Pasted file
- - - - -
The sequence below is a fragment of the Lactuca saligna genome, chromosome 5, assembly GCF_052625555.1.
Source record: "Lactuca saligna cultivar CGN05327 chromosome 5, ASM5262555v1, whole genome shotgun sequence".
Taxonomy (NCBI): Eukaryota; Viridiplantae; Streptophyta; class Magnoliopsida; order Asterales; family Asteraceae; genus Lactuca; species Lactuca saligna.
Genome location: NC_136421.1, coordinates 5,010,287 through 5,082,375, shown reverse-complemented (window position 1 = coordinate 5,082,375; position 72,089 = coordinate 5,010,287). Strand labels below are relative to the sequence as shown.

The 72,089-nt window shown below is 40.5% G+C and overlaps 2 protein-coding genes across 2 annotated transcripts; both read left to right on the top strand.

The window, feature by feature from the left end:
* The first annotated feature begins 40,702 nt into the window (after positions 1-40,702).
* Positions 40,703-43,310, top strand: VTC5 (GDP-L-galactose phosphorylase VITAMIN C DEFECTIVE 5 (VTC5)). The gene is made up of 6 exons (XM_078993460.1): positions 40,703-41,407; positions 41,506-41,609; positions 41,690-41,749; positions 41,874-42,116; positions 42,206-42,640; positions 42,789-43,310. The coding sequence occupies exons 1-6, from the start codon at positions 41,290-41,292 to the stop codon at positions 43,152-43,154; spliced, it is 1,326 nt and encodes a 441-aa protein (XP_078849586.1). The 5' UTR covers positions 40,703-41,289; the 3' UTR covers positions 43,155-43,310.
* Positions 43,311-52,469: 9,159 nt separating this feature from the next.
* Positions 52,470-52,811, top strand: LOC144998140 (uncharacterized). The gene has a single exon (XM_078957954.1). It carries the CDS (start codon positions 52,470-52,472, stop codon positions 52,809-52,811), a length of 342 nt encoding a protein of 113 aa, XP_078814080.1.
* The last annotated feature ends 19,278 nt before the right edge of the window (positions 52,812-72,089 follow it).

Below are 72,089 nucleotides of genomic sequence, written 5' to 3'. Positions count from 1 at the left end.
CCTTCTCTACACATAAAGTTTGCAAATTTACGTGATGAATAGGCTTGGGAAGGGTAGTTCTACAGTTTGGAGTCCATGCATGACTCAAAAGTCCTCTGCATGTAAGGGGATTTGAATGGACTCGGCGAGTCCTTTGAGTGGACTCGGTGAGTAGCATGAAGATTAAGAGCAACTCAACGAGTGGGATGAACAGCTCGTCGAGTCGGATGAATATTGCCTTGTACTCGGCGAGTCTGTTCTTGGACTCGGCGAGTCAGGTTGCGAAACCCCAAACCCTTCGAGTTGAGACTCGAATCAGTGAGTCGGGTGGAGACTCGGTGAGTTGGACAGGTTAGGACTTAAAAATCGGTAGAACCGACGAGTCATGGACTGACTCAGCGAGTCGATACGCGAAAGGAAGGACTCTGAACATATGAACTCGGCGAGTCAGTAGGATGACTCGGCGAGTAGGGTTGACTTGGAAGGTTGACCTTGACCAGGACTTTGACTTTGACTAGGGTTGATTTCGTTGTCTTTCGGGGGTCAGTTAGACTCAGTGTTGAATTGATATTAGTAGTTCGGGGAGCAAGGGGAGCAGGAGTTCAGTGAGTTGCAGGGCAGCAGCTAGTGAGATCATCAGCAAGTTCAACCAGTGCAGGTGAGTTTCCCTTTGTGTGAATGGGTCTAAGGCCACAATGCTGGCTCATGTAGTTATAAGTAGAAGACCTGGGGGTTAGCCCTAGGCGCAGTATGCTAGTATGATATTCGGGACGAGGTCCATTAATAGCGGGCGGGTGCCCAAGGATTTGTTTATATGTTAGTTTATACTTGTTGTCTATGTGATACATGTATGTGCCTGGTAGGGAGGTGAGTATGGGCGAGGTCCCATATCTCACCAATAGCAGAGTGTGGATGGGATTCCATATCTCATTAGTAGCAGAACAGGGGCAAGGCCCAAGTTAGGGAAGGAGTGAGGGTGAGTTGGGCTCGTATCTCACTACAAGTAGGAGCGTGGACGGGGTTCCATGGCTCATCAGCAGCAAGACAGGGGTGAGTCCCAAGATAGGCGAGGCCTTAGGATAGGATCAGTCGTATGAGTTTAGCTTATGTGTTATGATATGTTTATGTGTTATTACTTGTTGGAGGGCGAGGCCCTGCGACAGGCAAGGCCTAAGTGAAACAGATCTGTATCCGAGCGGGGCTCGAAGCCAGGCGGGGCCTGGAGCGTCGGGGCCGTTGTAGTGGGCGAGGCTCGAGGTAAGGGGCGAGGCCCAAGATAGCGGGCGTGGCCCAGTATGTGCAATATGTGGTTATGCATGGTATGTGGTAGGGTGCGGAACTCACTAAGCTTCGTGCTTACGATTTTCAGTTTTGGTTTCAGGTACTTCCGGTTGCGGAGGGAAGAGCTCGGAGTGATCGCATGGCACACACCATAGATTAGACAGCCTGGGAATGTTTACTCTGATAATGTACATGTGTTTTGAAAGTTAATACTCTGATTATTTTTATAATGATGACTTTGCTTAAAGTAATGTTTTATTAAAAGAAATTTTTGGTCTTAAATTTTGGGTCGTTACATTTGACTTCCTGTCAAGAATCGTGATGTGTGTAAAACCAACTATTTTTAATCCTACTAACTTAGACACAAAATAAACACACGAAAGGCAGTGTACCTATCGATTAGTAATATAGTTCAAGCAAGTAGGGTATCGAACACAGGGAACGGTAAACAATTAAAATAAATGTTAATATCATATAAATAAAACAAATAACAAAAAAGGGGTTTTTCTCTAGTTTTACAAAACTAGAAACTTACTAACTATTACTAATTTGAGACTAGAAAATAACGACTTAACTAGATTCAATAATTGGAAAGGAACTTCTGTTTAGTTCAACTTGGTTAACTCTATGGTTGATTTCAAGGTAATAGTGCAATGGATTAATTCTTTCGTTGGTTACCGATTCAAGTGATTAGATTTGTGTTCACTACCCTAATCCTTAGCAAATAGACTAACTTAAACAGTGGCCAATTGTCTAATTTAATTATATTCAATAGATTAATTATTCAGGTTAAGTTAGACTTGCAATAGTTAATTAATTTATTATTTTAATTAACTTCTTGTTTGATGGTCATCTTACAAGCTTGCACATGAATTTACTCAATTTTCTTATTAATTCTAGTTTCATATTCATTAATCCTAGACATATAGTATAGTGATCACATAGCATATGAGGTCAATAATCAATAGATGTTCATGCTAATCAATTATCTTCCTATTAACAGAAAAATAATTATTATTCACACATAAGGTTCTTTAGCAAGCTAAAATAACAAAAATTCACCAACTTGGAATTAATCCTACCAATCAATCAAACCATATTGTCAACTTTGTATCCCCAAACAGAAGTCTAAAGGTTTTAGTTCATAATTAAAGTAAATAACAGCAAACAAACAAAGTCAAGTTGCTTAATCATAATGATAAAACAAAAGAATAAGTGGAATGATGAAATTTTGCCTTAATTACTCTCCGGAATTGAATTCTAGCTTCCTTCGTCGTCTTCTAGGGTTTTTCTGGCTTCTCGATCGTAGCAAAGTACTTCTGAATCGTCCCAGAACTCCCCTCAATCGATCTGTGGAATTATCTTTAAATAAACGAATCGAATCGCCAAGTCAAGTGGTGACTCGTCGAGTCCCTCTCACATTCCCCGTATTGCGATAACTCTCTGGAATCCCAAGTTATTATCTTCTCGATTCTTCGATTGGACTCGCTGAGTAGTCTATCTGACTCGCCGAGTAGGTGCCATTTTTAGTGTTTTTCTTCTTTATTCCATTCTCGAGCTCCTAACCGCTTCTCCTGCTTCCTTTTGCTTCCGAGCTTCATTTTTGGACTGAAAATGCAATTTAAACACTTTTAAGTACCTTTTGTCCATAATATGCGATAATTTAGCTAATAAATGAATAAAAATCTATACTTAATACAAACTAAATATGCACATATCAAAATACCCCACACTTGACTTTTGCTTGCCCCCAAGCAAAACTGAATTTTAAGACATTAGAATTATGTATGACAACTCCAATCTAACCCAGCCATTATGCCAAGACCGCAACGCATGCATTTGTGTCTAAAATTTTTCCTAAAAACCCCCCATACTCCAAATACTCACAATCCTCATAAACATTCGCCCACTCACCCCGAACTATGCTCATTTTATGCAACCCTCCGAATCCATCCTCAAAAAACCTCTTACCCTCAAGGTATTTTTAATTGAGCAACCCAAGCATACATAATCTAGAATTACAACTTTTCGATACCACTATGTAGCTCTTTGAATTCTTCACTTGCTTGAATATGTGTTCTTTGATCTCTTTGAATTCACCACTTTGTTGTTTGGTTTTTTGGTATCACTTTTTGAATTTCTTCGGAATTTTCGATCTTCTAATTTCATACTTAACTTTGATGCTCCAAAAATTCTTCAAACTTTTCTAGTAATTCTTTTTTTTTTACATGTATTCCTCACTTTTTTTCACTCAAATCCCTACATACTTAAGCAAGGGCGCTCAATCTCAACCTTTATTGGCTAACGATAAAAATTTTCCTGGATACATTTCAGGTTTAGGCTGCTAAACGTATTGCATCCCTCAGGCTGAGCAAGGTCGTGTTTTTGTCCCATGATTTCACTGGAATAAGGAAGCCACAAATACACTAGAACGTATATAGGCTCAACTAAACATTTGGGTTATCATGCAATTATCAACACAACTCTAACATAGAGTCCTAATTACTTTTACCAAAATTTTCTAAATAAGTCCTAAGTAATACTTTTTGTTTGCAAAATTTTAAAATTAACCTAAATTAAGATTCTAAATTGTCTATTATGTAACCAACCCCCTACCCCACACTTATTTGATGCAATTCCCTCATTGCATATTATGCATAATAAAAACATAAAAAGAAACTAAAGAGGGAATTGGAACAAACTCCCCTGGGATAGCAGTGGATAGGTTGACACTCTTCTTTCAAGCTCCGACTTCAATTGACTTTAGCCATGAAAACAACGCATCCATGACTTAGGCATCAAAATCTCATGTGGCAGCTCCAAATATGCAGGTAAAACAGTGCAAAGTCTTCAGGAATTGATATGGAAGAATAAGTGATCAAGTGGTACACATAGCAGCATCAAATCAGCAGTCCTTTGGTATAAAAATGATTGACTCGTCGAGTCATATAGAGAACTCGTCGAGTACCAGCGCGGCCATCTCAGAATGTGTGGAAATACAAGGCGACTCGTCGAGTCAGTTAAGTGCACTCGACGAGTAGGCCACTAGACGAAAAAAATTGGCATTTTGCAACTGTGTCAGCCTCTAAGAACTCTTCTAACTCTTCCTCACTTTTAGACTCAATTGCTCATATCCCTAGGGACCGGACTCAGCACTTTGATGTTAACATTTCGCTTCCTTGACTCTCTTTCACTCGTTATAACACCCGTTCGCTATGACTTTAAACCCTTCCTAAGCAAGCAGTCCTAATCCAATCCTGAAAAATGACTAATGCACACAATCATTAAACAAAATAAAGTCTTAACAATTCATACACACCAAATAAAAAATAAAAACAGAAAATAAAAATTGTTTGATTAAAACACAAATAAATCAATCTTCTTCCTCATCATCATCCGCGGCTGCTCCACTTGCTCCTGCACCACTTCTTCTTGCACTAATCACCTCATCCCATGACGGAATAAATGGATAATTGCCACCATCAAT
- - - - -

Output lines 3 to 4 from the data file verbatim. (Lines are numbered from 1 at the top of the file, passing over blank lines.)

Taxonomy (NCBI): Eukaryota; Viridiplantae; Streptophyta; class Magnoliopsida; order Asterales; family Asteraceae; genus Lactuca; species Lactuca saligna.
Genome location: NC_136421.1, coordinates 5,010,287 through 5,082,375, shown reverse-complemented (window position 1 = coordinate 5,082,375; position 72,089 = coordinate 5,010,287). Strand labels below are relative to the sequence as shown.